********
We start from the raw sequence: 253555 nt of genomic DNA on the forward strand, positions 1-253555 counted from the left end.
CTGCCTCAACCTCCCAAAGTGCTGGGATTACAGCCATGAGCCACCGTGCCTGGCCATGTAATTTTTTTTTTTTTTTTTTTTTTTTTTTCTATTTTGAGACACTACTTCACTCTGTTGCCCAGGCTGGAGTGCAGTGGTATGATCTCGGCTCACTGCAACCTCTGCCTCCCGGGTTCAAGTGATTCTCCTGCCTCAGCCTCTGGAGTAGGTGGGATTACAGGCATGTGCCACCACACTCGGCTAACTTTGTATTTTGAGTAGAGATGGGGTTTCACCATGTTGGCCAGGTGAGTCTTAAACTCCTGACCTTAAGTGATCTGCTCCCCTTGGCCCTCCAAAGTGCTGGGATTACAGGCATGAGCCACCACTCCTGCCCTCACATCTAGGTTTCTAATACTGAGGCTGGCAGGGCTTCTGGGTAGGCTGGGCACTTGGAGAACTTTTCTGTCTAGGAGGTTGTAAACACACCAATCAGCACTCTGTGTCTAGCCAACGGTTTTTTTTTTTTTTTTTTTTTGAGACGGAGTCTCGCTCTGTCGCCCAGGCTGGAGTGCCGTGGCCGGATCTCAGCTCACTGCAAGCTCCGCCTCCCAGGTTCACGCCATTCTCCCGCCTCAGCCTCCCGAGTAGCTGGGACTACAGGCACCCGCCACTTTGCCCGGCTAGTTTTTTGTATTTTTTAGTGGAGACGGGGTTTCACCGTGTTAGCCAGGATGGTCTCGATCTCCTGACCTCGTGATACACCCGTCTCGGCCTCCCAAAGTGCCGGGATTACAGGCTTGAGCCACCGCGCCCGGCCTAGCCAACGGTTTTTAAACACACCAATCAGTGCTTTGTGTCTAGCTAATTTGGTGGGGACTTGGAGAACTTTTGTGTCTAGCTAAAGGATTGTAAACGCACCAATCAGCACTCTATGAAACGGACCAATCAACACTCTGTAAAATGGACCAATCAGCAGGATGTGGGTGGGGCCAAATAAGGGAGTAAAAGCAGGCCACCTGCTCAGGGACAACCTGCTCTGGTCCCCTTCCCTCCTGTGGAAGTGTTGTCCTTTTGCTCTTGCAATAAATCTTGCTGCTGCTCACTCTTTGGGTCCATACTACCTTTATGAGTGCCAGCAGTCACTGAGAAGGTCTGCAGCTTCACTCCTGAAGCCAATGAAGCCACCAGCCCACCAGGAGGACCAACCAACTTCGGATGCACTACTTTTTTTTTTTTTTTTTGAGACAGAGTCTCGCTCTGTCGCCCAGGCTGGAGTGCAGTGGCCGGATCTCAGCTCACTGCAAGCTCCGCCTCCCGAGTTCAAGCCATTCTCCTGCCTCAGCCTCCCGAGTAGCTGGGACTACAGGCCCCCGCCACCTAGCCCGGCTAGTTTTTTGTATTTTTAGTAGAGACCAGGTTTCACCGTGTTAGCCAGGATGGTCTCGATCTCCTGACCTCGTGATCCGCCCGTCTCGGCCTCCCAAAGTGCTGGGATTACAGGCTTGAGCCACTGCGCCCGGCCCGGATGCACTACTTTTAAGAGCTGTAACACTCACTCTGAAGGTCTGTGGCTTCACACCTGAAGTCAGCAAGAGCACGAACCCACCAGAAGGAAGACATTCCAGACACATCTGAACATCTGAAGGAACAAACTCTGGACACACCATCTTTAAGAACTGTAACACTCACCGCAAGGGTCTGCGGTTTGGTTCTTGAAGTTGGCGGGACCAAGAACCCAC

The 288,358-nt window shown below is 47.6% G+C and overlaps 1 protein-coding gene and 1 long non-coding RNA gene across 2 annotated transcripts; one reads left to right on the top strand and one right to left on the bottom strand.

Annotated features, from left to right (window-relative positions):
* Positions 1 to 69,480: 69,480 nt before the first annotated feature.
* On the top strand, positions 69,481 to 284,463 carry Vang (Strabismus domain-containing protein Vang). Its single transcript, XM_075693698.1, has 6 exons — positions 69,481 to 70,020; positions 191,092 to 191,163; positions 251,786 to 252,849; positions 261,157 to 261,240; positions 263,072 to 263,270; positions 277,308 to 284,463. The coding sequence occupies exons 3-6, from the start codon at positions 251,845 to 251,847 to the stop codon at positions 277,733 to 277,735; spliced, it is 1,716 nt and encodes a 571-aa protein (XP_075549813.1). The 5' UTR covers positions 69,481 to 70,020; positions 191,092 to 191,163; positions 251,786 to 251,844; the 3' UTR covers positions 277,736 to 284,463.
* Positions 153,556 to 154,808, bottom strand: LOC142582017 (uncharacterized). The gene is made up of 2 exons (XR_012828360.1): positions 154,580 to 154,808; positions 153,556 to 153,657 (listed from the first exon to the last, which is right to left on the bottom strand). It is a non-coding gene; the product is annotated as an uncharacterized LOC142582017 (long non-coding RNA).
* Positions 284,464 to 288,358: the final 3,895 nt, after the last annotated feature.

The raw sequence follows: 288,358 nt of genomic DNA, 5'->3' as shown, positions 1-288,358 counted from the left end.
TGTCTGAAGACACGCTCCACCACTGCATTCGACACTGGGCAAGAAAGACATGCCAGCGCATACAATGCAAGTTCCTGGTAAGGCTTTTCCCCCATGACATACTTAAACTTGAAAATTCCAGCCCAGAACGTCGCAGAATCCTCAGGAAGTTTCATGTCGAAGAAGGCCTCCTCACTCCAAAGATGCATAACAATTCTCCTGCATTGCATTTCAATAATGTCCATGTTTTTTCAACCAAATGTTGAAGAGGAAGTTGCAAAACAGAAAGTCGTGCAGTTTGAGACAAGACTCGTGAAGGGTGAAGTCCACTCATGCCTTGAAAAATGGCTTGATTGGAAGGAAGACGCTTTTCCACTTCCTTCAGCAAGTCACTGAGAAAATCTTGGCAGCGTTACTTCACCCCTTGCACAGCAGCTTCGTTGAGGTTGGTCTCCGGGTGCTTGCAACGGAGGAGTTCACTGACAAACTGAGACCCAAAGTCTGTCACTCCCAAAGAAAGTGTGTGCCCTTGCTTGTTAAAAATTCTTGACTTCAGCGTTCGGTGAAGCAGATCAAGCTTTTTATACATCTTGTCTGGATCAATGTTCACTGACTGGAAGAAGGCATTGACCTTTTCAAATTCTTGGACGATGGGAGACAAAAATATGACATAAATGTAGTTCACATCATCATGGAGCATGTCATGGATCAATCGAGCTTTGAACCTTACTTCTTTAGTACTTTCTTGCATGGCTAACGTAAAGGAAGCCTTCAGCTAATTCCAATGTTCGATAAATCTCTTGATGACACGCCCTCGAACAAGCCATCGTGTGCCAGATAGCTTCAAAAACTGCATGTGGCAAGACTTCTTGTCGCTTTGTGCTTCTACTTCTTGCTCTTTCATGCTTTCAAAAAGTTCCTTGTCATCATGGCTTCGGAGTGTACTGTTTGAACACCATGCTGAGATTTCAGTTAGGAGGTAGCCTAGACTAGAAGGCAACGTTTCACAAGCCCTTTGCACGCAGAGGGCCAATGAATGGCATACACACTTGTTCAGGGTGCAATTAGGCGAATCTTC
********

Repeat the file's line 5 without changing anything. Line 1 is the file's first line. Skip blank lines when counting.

* Positions 1 to 69,480: 69,480 nt before the first annotated feature.